Jules Verne’s - Twenty Thousand Leagues Under the Sea, and Herman Melville’s – Moby Dick.

I have always gravitated to these kind of books, they have certainly left me with a love for the mystery and exploration of the ocean, but also a healthy fear of the deep and the creatures that might live there.

I hope the viewer gets the same sense of mystery and wonder that I felt whilst making the work. I would like for people to stand and wonder,’ what might be down there?’

The medium is graphite on Bristol board (Paper). I love the way graphite becomes dust: It allows me to explore geometry and symbolism, against a landscape of shadows. I love this contradiction.

The ancient mysteries and mythology seem to be too important for us to leave the sole responsibility of its storytelling to the Historians alone. I am interested in exploring the subjects and presenting my thinking to my audience, in the hope that it will stimulate wonder and intellectual debate in the wider community.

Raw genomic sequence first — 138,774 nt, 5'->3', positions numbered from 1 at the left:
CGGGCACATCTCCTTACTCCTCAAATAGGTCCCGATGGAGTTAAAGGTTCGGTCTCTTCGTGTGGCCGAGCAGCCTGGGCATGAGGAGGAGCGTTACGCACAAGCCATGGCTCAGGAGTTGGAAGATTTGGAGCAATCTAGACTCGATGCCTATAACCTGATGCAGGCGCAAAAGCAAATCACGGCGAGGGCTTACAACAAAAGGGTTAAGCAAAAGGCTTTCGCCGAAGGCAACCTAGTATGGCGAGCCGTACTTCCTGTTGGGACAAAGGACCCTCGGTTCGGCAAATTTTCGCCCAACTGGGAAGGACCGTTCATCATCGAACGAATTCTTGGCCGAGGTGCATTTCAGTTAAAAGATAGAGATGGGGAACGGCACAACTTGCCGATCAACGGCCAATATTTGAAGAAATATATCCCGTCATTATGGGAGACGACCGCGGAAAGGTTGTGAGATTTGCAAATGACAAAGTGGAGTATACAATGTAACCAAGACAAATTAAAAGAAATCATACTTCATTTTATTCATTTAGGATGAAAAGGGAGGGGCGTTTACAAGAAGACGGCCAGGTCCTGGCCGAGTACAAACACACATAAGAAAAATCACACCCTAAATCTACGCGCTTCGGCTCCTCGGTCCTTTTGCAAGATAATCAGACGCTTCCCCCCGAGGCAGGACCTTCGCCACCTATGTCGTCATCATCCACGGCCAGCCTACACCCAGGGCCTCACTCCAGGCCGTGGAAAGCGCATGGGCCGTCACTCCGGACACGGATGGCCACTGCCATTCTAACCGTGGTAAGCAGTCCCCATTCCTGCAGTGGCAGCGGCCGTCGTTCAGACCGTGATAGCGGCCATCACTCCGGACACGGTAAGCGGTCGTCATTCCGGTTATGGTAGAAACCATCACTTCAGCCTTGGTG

Magi

Magi came about from the title; my wife Natalie is good with languages, new and old. On the odd occasion Nat will fire off some potential work titles at me and some stick. Magi being a source of magic, in a way, was one of these. I did a bit of reading and made the work.  I have appropriated my reading below:

Three wise men visited Jesus after his birth: The Christian Bible describes them as, ‘the three wise men who followed a star’.

A group of ancient Persian priests were said to have supernatural powers.

Magi is the Greek translation from the Latin, Magus, associated with sorcery, astrology and magic.

The medium is graphite on Bristol board (Paper). I love the way graphite becomes dust: It allows me to explore geometry and symbolism, against a landscape of shadows. I love this contradiction.

The ancient mysteries and mythology seem to be too important for us to leave the sole responsibility of its storytelling to the Historians alone. I am interested in exploring the subjects and presenting my thinking to my audience, in the hope that it will stimulate wonder and intellectual debate in the wider community.